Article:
Since you're a Disney alumnus, I suppose you would recommend visiting Tokyo Disneyland? If you have kids, yeah. I haven't gone back there, but it's doing quite well. The Japanese love it. The thing is, everything is in Japanese, but the kids love the American characters. They have Prince Charming, Cinderella, and Snow White, and Disney brings people over from America to play these roles. They are like minicelebrities over there. They have to sign autographs, and the kids just love them. It's called Tokyo Disney Resort. There's a sea park, too, and of course they have a magic castle. But the whole thing is just Japanese-style. Nobody is pushing. Everyone is much more considerate over there and kind of disciplined.

What other attractions do you love? Something else that tripped me out at the time was this indoor, man-made beach in ­Miyazaki, which is about a 90-minute flight from Tokyo. It's called the Miyazaki Ocean Dome. It's the world's biggest indoor water park. There are palm trees and sand and this huge retractable roof. It was basically an indoor beach with sand and then this kind of created wave. You can surf and hang out. There are rides and this water track where you can get an inner tube and just play in the surf. You can also go to the Tsukiji fish market, where they have the tuna auctions and where you can eat the world's freshest sushi for breakfast. It's just the craziest thing to go and hear the language, everybody selling and buying and peddling his or her wares. I was just getting introduced to sushi and all of that when I went there the first time. I played it pretty safe, but upon visiting, I started to enjoy it.

Where would you go to experience the great outdoors in the city? Ueno Park is where you would go to see the cherry blossoms in cherry-blossom season. It's one of the biggest public parks in Tokyo and has the ­Tokyo National Museum, the largest museum of Japanese art in the world, as well as a zoo and a shrine. The museum is amazing. I was so used to museums in the States. It was quite interesting to be there and to have everything in the context of Japan. Most of the artwork there was about the history of Japan and Asia. But Ueno Park is famous for its more than 1,000 cherry trees. It's beautiful during cherry-blossom season. There is a parade and festival and the whole nine yards.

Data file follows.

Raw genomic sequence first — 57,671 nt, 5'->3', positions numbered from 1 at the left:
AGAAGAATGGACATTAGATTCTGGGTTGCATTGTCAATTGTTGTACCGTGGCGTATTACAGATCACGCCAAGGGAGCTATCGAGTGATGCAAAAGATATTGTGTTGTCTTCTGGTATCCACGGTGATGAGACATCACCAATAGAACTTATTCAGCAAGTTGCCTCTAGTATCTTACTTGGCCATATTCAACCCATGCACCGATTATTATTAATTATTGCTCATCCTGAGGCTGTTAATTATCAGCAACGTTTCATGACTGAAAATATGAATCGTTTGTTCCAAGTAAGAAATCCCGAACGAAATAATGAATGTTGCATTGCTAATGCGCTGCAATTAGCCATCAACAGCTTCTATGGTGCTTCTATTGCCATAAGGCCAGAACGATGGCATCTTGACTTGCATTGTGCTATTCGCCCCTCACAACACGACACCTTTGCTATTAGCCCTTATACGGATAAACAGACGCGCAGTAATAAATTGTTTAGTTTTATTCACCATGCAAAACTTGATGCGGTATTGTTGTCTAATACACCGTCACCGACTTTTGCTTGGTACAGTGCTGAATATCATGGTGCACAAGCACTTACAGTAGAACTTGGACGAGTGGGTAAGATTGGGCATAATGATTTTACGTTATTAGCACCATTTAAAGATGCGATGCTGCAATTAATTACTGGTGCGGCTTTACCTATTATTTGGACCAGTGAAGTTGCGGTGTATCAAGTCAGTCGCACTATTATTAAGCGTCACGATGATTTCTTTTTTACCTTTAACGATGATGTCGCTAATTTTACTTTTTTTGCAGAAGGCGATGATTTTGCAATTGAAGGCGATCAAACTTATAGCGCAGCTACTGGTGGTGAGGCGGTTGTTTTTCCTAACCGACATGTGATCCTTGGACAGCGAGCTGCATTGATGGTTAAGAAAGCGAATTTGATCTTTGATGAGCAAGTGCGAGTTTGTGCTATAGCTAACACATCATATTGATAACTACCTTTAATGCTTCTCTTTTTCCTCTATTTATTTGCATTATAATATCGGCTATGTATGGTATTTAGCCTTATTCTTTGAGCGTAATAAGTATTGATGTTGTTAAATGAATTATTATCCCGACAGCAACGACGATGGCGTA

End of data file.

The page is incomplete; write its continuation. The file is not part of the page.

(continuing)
What about lunch? Kitazawa Club is a sushi restaurant close to the Park Hyatt Tokyo. It has two levels: One is more formal, sit-down, traditional Japanese; the other, where we ate, is a sushi bar with a very cool, casual dining level. The sushi was the best I've ever eaten - so fresh. No one in the restaurant spoke English, so we had to point to the menu and hope for the best. We definitely ordered things that were mysterious, but it was all fantastic. The sushi chef was sort of like the Soup Nazi, as he was not welcoming of our attempt to speak the language, but he warmed up to us by the end of the meal. The club also has the best sake in Tokyo.

What can you buy in Tokyo that you can't buy anywhere else? Ariba is the area where you go specifically for electronics. There are stores there where you can buy Japanese-made electronics that have not reached America yet - video cameras, computers, and things of that nature. That was kind of cool to know that. It's a huge community with a bunch of different electronics stores all together, one after the other. Ginza is another incredible shopping area in the city; it's the most expensive part, as is Shibuya. The biggest department store is called Tobu, in the area called Ikebukuro. It's a city in itself. Harajuku is where you go for the trendy shopping. They have some really good restaurants as well. Roppongi is the shopping, restaurant, and nightclub district for the young people. That's where you can see whatever the latest trends are. Everybody is into the crazy outfits and ­cutting-edge style.

Where would you go for a quintessential Japanese experience? Oedo Onsen Monogatari is a Japanese spa that you should try for the experience. It's a spa and theme park all in one, which is unlike anything you could ever experience here with a robe on.

Now that we're mellow, what do you suggest for dinner? To this day, one of my favorite restaurants in Tokyo is a spot called Capricciosa. It's an Italian spot. I don't know what they do, but it's some of the best-­tasting Italian food. I don't know if they mix it with an Asian flair or what. They have huge portions, and the taste of this food was ­unlike any Italian food I had ever tasted. I can only attribute it to the fact that it was Japanese-made. They have tons of different kinds of pastas and pizzas; you would assume it was just a normal Italian joint. I remember they had these rice balls with cheese and tomato sauce that were unbelievably delicious. Any spare time I had, I was always at Capricciosa­ - if I had time and an empty stomach.